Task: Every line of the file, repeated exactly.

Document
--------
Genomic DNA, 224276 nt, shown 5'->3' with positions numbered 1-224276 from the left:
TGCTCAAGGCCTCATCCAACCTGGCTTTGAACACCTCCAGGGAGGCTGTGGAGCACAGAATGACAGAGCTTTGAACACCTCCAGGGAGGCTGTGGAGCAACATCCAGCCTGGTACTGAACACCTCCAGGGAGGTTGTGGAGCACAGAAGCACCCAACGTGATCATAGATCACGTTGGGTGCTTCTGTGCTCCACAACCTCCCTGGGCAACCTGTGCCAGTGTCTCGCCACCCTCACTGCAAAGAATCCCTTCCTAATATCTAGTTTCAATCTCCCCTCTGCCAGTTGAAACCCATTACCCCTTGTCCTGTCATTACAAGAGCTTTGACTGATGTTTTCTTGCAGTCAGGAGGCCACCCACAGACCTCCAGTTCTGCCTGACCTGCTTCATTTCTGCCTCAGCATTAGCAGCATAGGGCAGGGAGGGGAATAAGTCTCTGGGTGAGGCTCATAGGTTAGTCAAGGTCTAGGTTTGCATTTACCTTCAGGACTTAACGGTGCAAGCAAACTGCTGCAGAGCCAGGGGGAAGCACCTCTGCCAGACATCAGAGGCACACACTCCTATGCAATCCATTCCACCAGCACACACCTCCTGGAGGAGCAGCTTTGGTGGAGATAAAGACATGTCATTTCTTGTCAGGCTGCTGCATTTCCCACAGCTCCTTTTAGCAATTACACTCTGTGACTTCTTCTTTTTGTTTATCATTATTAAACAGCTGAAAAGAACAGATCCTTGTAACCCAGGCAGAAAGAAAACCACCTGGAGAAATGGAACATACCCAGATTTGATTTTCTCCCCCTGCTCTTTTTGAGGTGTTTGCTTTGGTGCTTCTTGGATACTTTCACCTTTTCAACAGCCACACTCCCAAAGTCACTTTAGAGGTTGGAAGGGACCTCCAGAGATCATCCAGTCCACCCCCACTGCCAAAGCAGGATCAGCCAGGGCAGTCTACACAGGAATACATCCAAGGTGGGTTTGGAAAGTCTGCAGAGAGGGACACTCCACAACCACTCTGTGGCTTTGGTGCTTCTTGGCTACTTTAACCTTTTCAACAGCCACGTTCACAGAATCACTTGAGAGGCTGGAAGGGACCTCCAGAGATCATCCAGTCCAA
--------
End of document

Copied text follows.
Genomic DNA, 224276 nt, shown 5'->3' with positions numbered 1-224276 from the left:
TGCTCAAGGCCTCATCCAACCTGGCTTTGAACACCTCCAGGGAGGCTGTGGAGCACAGAATGACAGAGCTTTGAACACCTCCAGGGAGGCTGTGGAGCAACATCCAGCCTGGTACTGAACACCTCCAGGGAGGTTGTGGAGCACAGAAGCACCCAACGTGATCATAGATCACGTTGGGTGCTTCTGTGCTCCACAACCTCCCTGGGCAACCTGTGCCAGTGTCTCGCCACCCTCACTGCAAAGAATCCCTTCCTAATATCTAGTTTCAATCTCCCCTCTGCCAGTTGAAACCCATTACCCCTTGTCCTGTCATTACAAGAGCTTTGACTGATGTTTTCTTGCAGTCAGGAGGCCACCCACAGACCTCCAGTTCTGCCTGACCTGCTTCATTTCTGCCTCAGCATTAGCAGCATAGGGCAGGGAGGGGAATAAGTCTCTGGGTGAGGCTCATAGGTTAGTCAAGGTCTAGGTTTGCATTTACCTTCAGGACTTAACGGTGCAAGCAAACTGCTGCAGAGCCAGGGGGAAGCACCTCTGCCAGACATCAGAGGCACACACTCCTATGCAATCCATTCCACCAGCACACACCTCCTGGAGGAGCAGCTTTGGTGGAGATAAAGACATGTCATTTCTTGTCAGGCTGCTGCATTTCCCACAGCTCCTTTTAGCAATTACACTCTGTGACTTCTTCTTTTTGTTTATCATTATTAAACAGCTGAAAAGAACAGATCCTTGTAACCCAGGCAGAAAGAAAACCACCTGGAGAAATGGAACATACCCAGATTTGATTTTCTCCCCCTGCTCTTTTTGAGGTGTTTGCTTTGGTGCTTCTTGGATACTTTCACCTTTTCAACAGCCACACTCCCAAAGTCACTTTAGAGGTTGGAAGGGACCTCCAGAGATCATCCAGTCCACCCCCACTGCCAAAGCAGGATCAGCCAGGGCAGTCTACACAGGAATACATCCAAGGTGGGTTTGGAAAGTCTGCAGAGAGGGACACTCCACAACCACTCTGTGGCTTTGGTGCTTCTTGGCTACTTTAACCTTTTCAACAGCCACGTTCACAGAATCACTTGAGAGGCTGGAAGGGACCTCCAGAGATCATCCAGTCCAA